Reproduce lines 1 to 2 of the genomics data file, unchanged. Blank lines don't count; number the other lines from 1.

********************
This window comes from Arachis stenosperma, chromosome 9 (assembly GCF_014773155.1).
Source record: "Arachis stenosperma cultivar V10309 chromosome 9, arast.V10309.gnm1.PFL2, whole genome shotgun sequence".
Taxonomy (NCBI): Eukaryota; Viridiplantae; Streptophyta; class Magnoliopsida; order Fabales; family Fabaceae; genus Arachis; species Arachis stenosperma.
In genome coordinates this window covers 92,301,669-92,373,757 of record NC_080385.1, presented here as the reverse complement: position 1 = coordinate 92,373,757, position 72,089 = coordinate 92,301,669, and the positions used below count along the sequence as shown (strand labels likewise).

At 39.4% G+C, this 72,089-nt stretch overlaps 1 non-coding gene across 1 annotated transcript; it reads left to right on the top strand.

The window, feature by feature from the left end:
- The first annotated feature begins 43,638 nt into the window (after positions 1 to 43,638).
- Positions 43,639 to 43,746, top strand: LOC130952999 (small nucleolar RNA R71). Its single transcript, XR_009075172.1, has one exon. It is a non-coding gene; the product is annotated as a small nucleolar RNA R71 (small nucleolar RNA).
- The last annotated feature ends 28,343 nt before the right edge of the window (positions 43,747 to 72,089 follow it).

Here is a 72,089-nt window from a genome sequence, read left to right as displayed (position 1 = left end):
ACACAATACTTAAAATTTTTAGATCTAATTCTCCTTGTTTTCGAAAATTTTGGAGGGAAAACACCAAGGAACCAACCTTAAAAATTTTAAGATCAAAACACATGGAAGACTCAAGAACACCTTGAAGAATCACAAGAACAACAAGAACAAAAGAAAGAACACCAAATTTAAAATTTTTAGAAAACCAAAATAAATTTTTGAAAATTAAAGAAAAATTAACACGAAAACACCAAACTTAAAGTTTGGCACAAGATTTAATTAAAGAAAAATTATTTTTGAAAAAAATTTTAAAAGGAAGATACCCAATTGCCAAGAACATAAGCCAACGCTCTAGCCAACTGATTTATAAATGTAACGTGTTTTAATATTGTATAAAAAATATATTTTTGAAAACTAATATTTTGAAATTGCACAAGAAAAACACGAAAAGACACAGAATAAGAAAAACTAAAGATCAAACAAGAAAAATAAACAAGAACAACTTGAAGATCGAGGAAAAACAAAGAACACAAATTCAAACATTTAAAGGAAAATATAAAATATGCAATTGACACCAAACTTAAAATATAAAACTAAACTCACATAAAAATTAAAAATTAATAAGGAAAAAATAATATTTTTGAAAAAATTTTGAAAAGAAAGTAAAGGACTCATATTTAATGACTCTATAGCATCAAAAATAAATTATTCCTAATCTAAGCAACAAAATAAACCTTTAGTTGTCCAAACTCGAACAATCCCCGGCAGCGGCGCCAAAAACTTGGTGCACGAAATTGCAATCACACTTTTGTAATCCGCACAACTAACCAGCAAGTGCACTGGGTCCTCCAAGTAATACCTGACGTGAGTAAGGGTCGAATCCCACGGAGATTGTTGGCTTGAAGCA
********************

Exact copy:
This window comes from Arachis stenosperma, chromosome 9 (assembly GCF_014773155.1).
Source record: "Arachis stenosperma cultivar V10309 chromosome 9, arast.V10309.gnm1.PFL2, whole genome shotgun sequence".